The year I became a conference speaker (conclusion)
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I recently wrote about how I came to be giving 3 conference talks in 3 weeks in 3 different states, and how the first of those talks went. This post talks about the second and third talk and what I've learned through these experiences.
My Australian Speaking Tour (cont...)
Google DevFest, Melbourne
Second stop: Melbourne for Google DevFest. Although also a positive experience, it was quite different from my first talk at LaraconAU.
First of all, DevFest was a multi-track conference, so the 300+ audience was split over 3 rooms. This meant the audience for my talk was only around 50 people (more meetup sized). Whereas Laracon was a single-track conference, meaning the entire audience was in one place for each talk.
Second, the layout was the polar opposite. The room I spoke in at DevFest was bright with natural light and set up casually, with rows of couches at the front and some bar seating at the back. There was a small bar table for my laptop instead of a podium, and a projector on each side of me.
In contrast, my Laracon talk was on a theatre stage with the ambient lights turned off and a spotlight on me. I wasn't able to see the audience properly to gauge responses or feedback.
My DevFest talk was also non-technical, whereas my Laracon talk was the opposite. On one hand, you would think it would be easier because no one can dispute your points when you're discussing and drawing on your personal life experience. But on the other hand, it made me really nervous in the time leading up - I kept thinking "why would anyone want to listen to me talk about myself?!"
There was a small hiccup in the beginning, in that I had forgotten to turn my mic on. Members of the audience let me know during my introduction. Something like this could easily have thrown me off balance (like my slide notes did at Laracon), but it didn't thankfully.
The audience was really friendly, laughing and reacting in all the right places, nodding along and giving me positive feedback throughout. This really helped, and I found my voice to be more even and I could slow down more than previously.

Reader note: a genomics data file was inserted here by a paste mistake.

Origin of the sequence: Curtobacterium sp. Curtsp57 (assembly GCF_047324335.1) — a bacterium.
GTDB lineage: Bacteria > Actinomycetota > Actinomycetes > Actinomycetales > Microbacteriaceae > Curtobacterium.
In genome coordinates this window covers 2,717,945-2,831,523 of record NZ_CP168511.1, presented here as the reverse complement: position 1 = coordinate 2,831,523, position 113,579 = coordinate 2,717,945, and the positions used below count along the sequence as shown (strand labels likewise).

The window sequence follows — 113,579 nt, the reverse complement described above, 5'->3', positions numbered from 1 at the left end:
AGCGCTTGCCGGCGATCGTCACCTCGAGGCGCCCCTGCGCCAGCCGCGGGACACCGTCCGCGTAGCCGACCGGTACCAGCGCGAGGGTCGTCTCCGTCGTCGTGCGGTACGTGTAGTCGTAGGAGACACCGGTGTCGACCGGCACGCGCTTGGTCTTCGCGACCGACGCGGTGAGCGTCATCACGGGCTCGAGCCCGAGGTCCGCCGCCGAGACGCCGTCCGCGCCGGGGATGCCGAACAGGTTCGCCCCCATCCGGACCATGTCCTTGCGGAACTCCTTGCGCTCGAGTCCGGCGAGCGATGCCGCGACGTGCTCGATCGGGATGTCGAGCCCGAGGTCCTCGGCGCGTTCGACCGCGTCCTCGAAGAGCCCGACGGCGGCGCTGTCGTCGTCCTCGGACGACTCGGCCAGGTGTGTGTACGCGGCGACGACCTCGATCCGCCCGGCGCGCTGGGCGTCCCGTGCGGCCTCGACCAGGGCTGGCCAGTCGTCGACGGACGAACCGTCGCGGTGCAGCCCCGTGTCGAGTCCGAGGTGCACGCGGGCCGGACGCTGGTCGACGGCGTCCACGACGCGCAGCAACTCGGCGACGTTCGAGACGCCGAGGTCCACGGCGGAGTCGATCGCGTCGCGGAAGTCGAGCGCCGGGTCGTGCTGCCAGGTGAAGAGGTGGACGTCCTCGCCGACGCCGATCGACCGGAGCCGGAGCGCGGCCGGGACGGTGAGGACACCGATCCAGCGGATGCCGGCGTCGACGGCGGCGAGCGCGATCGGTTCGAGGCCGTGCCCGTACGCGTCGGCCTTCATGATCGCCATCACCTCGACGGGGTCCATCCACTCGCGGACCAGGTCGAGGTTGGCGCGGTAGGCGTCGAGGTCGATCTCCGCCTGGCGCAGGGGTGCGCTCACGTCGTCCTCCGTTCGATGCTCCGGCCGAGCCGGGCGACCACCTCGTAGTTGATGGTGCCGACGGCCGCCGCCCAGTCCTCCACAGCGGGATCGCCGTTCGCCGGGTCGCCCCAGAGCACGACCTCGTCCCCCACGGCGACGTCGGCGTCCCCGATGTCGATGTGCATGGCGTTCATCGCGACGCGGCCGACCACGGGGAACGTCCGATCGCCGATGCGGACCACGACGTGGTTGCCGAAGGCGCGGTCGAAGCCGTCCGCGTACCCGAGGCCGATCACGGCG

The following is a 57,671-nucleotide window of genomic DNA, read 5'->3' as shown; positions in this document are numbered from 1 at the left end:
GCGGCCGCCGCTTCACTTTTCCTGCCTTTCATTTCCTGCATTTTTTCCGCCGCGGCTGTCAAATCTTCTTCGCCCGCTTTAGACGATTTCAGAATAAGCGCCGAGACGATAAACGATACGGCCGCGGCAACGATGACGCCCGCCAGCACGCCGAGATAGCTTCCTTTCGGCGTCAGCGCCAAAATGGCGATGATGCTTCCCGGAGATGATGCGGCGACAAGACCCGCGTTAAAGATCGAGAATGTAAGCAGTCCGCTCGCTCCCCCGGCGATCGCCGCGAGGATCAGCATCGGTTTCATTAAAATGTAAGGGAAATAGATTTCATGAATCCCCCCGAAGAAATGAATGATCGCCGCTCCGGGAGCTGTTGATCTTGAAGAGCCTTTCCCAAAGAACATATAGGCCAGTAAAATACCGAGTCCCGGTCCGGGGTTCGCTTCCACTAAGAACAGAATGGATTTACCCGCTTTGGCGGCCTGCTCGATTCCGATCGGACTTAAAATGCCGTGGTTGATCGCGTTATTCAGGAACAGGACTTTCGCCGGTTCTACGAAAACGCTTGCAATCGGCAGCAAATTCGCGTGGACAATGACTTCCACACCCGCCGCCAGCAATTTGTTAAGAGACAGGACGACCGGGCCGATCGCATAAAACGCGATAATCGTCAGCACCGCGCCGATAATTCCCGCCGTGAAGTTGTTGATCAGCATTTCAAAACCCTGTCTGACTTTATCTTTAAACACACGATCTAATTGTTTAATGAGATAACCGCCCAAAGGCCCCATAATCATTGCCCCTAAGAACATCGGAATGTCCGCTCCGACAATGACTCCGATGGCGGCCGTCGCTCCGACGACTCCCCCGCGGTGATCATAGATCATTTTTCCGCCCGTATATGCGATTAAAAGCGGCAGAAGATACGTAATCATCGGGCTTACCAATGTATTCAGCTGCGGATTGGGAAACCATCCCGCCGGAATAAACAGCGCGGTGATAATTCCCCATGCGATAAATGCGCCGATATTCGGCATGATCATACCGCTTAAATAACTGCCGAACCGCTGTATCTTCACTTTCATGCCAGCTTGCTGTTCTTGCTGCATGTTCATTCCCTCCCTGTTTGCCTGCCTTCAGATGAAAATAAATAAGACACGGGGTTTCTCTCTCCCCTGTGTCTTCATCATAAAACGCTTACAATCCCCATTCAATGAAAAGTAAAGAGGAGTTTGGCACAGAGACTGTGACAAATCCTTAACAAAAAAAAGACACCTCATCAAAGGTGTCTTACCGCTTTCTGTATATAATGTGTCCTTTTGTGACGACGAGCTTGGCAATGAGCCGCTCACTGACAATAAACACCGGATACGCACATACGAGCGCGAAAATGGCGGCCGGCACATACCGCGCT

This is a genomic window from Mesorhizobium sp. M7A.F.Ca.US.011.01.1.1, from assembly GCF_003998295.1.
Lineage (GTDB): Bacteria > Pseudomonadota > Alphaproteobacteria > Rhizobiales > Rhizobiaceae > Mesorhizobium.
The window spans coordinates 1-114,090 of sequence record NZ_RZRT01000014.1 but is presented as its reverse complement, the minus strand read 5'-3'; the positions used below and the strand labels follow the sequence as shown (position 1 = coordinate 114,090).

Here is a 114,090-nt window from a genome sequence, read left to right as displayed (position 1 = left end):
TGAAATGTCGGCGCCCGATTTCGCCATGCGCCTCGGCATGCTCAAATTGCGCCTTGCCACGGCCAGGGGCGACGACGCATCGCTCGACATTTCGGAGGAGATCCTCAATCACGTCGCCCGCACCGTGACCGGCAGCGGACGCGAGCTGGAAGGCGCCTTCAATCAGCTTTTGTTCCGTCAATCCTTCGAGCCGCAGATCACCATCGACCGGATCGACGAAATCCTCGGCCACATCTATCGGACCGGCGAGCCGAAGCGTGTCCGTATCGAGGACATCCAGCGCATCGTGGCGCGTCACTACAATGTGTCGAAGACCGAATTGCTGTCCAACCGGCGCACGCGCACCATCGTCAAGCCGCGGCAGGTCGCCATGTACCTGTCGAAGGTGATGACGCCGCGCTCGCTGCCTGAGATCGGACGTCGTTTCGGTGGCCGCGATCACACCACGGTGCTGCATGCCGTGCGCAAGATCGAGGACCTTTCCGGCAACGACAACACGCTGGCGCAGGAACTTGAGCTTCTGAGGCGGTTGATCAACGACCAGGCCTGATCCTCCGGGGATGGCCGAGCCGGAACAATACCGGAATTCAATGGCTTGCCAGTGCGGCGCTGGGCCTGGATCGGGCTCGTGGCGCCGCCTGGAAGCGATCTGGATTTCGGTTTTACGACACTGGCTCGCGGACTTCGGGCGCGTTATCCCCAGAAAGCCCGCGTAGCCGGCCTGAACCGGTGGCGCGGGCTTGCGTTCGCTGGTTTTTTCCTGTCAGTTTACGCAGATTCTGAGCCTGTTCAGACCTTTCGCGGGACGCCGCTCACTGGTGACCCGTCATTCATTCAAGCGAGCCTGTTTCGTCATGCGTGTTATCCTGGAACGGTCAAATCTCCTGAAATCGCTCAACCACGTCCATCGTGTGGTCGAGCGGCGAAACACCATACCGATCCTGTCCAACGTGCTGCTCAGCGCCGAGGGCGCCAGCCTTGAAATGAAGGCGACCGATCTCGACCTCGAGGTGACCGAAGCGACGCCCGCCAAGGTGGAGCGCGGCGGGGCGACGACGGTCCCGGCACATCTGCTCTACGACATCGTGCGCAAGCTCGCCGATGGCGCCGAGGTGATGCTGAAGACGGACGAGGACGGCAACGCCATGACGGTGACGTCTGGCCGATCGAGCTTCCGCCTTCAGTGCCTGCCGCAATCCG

I felt less drained after this talk then my previous talk, I think because it felt more like I had been chatting with a group of new friends than performing under a spotlight.
If you're interested, you can watch the video and check out my slides.
Last stop: Adelaide for their inaugural DDD.
DDD is a not-for-profit community conference run on a weekend for low cost and I was really happy to be involved in their very first one. Mostly for the bragging rights of course 😄
There were no audio or visual mishaps this time, I'm happy to report!
The room was very wide though, with 3 separate sections, so I struggled to maintain an even spread of eye contact. Particularly as I still needed to refer to my slide notes (which I really need to work on!).
Other than that though, the audience was friendly and I was happy with my talk's pace and speed. I finished about 5 minutes early so there was time for questions from the audience.
I've previously not wanted to take questions after a talk for a few reasons:
- I'm a bit hard of hearing, and concerned I could have trouble hearing the questions;
- I'm anxious about getting one of those attendees that just want to correct or one-up the speaker;